After a decade of working on political caricatures, Larraz knew he wanted to create art that mattered to him, but the art scene in New York in the 1970s and ’80s was transitioning from Abstract Expressionism to Minimalism and Conceptual Art, none of which interested Larraz. “I wasn’t bored of my job. I love drawing and I love politics,” he said in a 2015 interview in Huffpost, “but I knew I wanted to do something that completely filled me with joy. When I started, the type of painting I wanted to create was forbidden. Abstract art was in full force at the time, but I wanted to be a Realist painter, which was considered degenerate art. I remember thinking ‘Terrific. You are not supposed to do this, and this is exactly what I am going to do.’ I had to go there, it was calling me.”

The Works of Alex Katz and Ellsworth Kelly at Surovek Gallery

A new record for the work of Alex Katz was set at the Phillips auction house in London last October. His 1972 painting, Blue Umbrella sold for $4.1 million. The painting is just one of the more than 200 that Katz has created of Ada, his wife and muse. The 92-year-old Brooklyn born artist is going to have his first solo exhibit in Spain this fall, at the Thyssen-Bornemisza National Museum in Madrid. The exhibit will include paintings of flowers, landscapes and portraits, done in the distinctive style and colors that Katz has refined during his long career.

American Landscapes at Surovek Gallery

When the Roman Empire declined, around 133 BC, the art of landscape painting also declined. Although artists have been painting landscapes since antiquity, they were used only as background for religious, mythological or historical figure paintings. The word landscape comes from the Dutch word landschap, meaning region or tract of land. The Netherlands was one of the first places where landscapes became a popular subject for paintings and the term landscape came to mean a picture depicting scenery on land.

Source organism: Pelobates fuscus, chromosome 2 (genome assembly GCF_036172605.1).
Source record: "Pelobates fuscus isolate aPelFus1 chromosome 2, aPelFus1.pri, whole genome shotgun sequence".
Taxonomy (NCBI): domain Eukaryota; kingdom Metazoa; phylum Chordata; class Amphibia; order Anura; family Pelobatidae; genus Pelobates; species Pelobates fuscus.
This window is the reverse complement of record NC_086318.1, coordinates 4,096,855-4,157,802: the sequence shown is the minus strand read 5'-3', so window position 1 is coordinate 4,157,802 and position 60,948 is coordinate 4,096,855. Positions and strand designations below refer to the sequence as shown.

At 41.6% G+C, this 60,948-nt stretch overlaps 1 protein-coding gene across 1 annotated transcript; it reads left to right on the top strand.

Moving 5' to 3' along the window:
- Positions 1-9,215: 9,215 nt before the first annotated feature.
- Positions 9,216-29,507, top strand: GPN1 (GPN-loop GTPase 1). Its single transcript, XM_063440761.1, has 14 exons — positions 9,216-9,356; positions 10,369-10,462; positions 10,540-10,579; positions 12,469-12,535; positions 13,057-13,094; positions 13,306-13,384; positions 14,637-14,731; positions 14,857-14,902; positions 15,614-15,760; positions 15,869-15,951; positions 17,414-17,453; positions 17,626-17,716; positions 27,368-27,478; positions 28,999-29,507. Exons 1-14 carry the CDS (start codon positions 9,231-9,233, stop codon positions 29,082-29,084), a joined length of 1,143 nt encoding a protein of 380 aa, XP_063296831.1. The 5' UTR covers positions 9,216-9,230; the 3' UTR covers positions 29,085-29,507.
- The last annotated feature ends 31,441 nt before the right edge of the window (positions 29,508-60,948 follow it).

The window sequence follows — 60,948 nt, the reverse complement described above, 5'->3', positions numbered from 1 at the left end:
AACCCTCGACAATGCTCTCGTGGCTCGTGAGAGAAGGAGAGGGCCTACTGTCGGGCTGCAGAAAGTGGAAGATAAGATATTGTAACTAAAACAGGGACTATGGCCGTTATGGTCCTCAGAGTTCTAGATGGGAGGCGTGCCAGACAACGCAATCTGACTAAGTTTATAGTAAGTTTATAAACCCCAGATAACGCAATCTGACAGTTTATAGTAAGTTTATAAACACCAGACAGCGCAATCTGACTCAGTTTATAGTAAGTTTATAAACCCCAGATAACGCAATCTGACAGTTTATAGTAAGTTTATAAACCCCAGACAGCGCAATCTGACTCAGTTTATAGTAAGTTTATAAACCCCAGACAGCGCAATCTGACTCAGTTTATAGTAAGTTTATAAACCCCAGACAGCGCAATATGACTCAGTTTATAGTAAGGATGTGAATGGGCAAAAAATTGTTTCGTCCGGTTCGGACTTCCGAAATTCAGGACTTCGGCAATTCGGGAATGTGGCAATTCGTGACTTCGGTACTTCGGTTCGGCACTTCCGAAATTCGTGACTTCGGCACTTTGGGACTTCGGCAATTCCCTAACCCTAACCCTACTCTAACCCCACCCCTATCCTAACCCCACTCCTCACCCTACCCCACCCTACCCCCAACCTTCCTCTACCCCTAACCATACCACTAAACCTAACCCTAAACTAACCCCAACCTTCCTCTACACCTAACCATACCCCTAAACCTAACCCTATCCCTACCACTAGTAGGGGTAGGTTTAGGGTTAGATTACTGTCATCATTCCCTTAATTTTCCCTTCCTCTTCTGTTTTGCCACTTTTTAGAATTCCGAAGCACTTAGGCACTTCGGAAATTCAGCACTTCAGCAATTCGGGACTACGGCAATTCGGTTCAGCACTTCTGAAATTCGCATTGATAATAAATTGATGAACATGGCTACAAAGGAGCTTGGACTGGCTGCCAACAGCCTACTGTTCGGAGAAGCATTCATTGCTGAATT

The Naturalists: Scott Kelley and Walton Ford

Contemporary artists Scott Kelley and Walton Ford have much in common. Scott Kelley was born in 1960, Walton Ford in 1963. Kelley was born in Binghamton, New York, Ford was born in Larchmont, New York. They both had traditional art educations, Kelley at the Slade School of Fine Art in London and at Cooper Union in New York, Ford at the Rhode Island School of Design.

David Hockney: Looking Out of His Window

David Hockney used to have his suits specially made with large pockets to accommodate a sketch book. In 2010 he got an iPad and discovered that it fit in the same pocket. A masterful artist in many mediums, Hockney has used the iPad to create visually stunning images. In January, 2020, a limited edition book, signed and numbered by David Hockney, will be released. The drawings were done on both his iPhone and iPad between 2009 and 2012, while Hockney was at his former home in Yorkshire.

The Heartwarming Paintings of American Artists at Surovek Gallery

The holidays bring up many emotions that artists are often able to capture. Many of the paintings by the American artists in our gallery seem to take on a deeper, more nostalgic, heartwarming feeling this time of the year. Here's a look at just a few of the works in the Surovek Gallery that evoke a sense of joy and the extraordinary artists who created them.